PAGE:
A U.N. report on the exploitation of migrant workers has been criticized as an attempt to politicize the issue of forced labor and a possible violation of the United Nations Convention on the Elimination of All Forms of Racial Discrimination.
The U.NAIDS said it was investigating allegations of forced labour by a Urawa Red Samurai soccer team in Nigeria, but it was unclear what the findings would be.
In May, the Urawachis won a World Cup championship after beating Cameroon 2-0.
The Red Samurai, whose name translates as “savage warriors,” is one of Nigeria’s most popular soccer teams and won the national championship in 2012.
The team was established in 2009.
Its founder, Yusufuji Kigurashi, is a Ujiri, a Nigerian-born Christian priest who is known for his religious fervor and hardline anti-LGBT views.
In 2014, the Red Samurai players staged a protest outside the U.A.E. national stadium in Urawabaya, Nigeria, against a decision by the team to rename the stadium after former Nigerian President Muhammadu Buhari.
The players said the stadium was named for the country’s founder, a Christian politician who was hanged in the 1950s.
In June, the Associated Press published an article about the alleged exploitation of Urawas players by a team called Urawakkale.
A spokesman for the team did not immediately respond to a request for comment.
Urawahara, the head of U.B.O., was appointed the leader of the Nigerian Football Association last month.
Urawakakkalayak, a team spokesman, said he had no knowledge of the allegations against the team and had nothing to add to the AP story.
Kigurashis supporters hold up banners that say “Free Urawaks” during a protest in front of the Uruwa Red Samurai team’s stadium in Kano, Nigeria.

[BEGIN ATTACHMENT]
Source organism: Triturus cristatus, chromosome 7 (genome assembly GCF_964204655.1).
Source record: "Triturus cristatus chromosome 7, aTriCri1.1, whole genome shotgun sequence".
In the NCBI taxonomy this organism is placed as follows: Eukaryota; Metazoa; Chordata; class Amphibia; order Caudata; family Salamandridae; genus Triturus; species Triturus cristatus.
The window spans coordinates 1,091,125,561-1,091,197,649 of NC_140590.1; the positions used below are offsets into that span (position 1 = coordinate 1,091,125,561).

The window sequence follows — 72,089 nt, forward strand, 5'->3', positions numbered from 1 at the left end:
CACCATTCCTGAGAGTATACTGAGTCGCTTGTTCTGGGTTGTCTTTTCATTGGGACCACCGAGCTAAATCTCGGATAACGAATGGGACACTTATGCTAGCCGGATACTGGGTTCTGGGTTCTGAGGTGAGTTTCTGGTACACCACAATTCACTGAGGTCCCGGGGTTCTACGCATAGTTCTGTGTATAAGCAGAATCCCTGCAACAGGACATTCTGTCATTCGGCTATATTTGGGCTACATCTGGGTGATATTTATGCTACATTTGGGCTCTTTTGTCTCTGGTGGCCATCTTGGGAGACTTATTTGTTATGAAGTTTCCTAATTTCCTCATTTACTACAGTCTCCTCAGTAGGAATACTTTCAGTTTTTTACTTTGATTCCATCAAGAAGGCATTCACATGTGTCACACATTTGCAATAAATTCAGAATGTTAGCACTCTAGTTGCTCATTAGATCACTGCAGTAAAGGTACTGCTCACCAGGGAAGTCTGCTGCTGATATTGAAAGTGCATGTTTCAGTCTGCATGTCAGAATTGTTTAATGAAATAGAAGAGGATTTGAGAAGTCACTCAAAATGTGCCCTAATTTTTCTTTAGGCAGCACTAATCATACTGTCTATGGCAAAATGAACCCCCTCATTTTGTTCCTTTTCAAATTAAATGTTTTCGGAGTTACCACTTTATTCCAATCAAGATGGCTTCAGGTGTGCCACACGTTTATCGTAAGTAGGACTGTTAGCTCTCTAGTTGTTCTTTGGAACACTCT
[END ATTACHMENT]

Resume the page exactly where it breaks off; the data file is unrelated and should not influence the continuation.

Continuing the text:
The Urawaka, which is the traditional name for Nigeria, are known for their hard-line religious views and are considered enemies of the Christian minority.
They are also known for being among the countrys largest ethnic group, with about 1.4 million people in Nigeria.
According to the UB’s website, the Kano-based team plays in Uruya, a region near the border with Cameroon, where the Ubeks live in harmony with local people.
Last week, the team was named as the victim of an anti-gay hate crime in Nigeria after the country issued a hate crime report to the country.
According to the Associated States Commission on International Religious Freedom, Urawayas are among the least religious of all the country, with fewer than one in 10 members holding any religious affiliation.
A group of Ubeekers hold a banner with slogans and pictures of former Nigerian president Muhammadu (Buhari) Buhar, who was the head leader of Nigeria from 1983 to 1989, during a rally in Kinshasa, Zaire.
In 2015, the United States condemned a decision to rename a soccer stadium after the late former president Muhammaduf Kamele, who is revered by Urawalas as a hero and hero of liberation.
After Kameles death, Komele’s supporters started a campaign in Nigeria to rename his stadium in order to honor him.